I've heard instances of those examples several times, but not often. Mostly uneducated people, or people who didn't seem to have a very solid education. Only once did I hear that from someone I'd consider "educated", but I also heard that in England and Canada, so I wouldn't say it's a US English phenomenon.

    As for "get-got-got", that is the normal use of the past participle in England, as any British grammar would confirm. "Gotten" is, if I'm not mistaken, a North-American (US/Canada) variant.

    Saying that the "past participle" disappeared in the US is equivalent to saying the regular plural (adding an S to a singular word to form the plural) has disappeared or that "nós (we)" has been totally replaced by "a gente (one-informal "we") in Brazilian Portuguese (considering the number of people in the general population who drop the "s" when speaking or who hardly ever use "nós-we" instead of "a gente" -we informal)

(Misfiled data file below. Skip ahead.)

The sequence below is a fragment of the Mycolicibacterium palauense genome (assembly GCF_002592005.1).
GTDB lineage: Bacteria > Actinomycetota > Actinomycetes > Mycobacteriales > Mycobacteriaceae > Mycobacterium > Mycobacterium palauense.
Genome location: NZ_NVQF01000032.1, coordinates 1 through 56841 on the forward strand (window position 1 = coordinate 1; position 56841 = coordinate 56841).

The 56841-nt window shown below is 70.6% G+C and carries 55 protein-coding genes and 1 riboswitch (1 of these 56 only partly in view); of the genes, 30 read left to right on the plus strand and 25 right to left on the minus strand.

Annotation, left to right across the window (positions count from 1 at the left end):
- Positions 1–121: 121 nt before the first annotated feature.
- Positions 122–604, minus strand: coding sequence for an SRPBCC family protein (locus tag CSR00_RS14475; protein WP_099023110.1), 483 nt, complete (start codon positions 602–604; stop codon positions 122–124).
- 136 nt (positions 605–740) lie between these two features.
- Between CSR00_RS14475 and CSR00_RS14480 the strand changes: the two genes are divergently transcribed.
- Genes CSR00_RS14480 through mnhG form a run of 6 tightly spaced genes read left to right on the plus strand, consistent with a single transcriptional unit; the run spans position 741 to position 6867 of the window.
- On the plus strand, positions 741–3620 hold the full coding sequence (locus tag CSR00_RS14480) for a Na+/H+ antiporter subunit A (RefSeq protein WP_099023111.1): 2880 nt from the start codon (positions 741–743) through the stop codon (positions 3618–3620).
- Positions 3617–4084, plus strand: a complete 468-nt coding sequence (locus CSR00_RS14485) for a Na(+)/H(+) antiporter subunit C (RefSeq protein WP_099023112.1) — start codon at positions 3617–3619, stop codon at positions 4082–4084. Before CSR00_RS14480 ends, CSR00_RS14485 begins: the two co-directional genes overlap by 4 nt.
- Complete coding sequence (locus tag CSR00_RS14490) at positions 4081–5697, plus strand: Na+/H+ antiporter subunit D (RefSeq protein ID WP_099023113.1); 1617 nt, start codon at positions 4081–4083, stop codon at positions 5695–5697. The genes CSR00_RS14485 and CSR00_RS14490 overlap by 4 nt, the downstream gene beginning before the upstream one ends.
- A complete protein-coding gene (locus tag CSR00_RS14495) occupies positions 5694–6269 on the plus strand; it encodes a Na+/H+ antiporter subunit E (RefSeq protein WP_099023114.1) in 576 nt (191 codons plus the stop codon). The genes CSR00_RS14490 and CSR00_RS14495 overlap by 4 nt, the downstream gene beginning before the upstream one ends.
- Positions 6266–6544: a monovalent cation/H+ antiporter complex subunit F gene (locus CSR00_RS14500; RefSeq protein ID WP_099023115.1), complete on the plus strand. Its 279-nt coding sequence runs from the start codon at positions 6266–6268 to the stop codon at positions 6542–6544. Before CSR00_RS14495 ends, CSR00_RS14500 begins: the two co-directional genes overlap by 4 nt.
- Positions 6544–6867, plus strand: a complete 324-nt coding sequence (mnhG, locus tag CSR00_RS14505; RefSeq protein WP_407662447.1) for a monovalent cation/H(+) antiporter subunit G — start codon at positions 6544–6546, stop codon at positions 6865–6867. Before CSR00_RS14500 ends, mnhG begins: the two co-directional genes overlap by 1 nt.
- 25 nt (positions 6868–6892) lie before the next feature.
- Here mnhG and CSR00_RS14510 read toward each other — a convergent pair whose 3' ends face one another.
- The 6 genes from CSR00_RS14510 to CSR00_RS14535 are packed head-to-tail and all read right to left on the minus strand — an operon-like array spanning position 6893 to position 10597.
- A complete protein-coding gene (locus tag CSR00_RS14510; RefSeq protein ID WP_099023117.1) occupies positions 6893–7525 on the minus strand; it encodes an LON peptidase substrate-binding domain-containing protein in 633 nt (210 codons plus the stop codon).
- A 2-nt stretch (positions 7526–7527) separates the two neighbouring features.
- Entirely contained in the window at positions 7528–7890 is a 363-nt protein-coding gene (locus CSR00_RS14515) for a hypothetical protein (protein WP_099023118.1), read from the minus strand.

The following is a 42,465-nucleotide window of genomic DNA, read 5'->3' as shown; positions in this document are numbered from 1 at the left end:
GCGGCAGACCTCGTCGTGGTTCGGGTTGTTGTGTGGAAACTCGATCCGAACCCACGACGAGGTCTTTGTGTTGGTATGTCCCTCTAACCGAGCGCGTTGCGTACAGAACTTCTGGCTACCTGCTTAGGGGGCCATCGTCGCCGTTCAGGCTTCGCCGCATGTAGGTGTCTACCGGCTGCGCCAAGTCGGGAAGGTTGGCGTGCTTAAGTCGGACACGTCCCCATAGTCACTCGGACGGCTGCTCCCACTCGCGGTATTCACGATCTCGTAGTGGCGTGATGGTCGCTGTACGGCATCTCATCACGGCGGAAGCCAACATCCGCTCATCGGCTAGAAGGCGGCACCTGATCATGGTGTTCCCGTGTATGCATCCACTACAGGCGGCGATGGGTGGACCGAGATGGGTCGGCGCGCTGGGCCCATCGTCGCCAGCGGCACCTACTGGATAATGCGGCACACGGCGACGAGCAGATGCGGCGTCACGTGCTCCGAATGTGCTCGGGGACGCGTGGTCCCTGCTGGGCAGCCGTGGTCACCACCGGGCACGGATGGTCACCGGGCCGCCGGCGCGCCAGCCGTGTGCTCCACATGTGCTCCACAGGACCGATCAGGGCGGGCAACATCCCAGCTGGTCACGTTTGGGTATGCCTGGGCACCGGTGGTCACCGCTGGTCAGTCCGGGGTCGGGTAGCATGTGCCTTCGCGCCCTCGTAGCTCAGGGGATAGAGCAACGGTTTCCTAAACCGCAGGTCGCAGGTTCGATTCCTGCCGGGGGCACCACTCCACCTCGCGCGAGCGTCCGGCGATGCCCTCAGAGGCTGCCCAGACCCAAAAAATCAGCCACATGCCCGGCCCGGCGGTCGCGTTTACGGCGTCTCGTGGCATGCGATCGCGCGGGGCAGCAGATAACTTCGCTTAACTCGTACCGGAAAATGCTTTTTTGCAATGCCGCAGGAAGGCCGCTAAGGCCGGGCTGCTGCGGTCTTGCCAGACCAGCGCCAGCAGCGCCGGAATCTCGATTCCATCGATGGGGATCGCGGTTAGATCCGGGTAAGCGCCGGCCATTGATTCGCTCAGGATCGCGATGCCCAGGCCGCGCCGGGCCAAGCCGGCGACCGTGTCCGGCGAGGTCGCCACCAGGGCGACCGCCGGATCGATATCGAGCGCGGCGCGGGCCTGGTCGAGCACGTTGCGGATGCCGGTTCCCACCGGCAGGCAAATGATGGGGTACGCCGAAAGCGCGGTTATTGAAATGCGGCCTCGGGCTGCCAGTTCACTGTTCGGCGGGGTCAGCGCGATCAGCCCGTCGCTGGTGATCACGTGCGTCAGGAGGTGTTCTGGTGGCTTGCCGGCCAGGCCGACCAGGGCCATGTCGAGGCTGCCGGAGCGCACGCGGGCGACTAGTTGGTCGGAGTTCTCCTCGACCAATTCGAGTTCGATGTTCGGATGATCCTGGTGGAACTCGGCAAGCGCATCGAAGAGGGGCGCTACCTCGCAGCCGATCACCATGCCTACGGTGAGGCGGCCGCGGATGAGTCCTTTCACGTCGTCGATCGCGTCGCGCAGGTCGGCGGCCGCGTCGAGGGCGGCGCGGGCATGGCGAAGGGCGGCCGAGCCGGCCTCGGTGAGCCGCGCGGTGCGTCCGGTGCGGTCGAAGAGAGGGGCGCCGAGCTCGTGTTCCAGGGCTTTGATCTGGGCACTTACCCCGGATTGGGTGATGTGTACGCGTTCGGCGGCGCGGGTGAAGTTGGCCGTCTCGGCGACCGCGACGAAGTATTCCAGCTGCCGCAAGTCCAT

• Join Date: Mar 2009
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    #7

    Re: Rare sighting of Past Participle in USA

    Quote Originally Posted by David L. View Post
    It was my impression that the Past Participle, long an endangered verb form in the US, might have finally succumbed.
    I had saw
    I had got
    I had gave
    I had went
    I had came
    are typical instances where the imported variety of the verb, native to Britain, seemed to have been ousted from its familiar environment, the Past Perfect.

    On the Judge Judy Show today, I distinctly heard a plaintiff say:

    I had given

    Are there pockets of the USA where the environment is conducive to the survival of this grammatical form?